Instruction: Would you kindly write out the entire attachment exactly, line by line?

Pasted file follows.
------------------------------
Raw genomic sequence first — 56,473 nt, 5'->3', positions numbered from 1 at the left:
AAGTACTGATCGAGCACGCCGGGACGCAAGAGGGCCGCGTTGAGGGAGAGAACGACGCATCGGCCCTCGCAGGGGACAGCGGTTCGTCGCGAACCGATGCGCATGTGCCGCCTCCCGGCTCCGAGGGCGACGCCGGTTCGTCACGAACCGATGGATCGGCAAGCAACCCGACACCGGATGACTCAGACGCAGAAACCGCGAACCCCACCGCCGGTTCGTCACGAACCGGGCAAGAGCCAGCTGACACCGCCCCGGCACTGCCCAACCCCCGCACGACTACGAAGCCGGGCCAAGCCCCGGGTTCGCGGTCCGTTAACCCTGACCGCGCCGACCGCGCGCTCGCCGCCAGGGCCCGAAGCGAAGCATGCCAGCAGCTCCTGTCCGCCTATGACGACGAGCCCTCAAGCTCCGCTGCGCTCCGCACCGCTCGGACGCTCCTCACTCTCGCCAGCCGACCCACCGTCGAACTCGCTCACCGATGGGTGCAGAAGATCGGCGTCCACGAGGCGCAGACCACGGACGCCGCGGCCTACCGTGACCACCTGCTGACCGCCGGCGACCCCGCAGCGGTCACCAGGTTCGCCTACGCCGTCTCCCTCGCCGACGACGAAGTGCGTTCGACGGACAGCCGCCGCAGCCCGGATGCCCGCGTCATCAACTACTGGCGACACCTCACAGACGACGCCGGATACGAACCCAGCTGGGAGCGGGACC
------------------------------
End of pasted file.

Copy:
Raw genomic sequence first — 56,473 nt, 5'->3', positions numbered from 1 at the left:
AAGTACTGATCGAGCACGCCGGGACGCAAGAGGGCCGCGTTGAGGGAGAGAACGACGCATCGGCCCTCGCAGGGGACAGCGGTTCGTCGCGAACCGATGCGCATGTGCCGCCTCCCGGCTCCGAGGGCGACGCCGGTTCGTCACGAACCGATGGATCGGCAAGCAACCCGACACCGGATGACTCAGACGCAGAAACCGCGAACCCCACCGCCGGTTCGTCACGAACCGGGCAAGAGCCAGCTGACACCGCCCCGGCACTGCCCAACCCCCGCACGACTACGAAGCCGGGCCAAGCCCCGGGTTCGCGGTCCGTTAACCCTGACCGCGCCGACCGCGCGCTCGCCGCCAGGGCCCGAAGCGAAGCATGCCAGCAGCTCCTGTCCGCCTATGACGACGAGCCCTCAAGCTCCGCTGCGCTCCGCACCGCTCGGACGCTCCTCACTCTCGCCAGCCGACCCACCGTCGAACTCGCTCACCGATGGGTGCAGAAGATCGGCGTCCACGAGGCGCAGACCACGGACGCCGCGGCCTACCGTGACCACCTGCTGACCGCCGGCGACCCCGCAGCGGTCACCAGGTTCGCCTACGCCGTCTCCCTCGCCGACGACGAAGTGCGTTCGACGGACAGCCGCCGCAGCCCGGATGCCCGCGTCATCAACTACTGGCGACACCTCACAGACGACGCCGGATACGAACCCAGCTGGGAGCGGGACC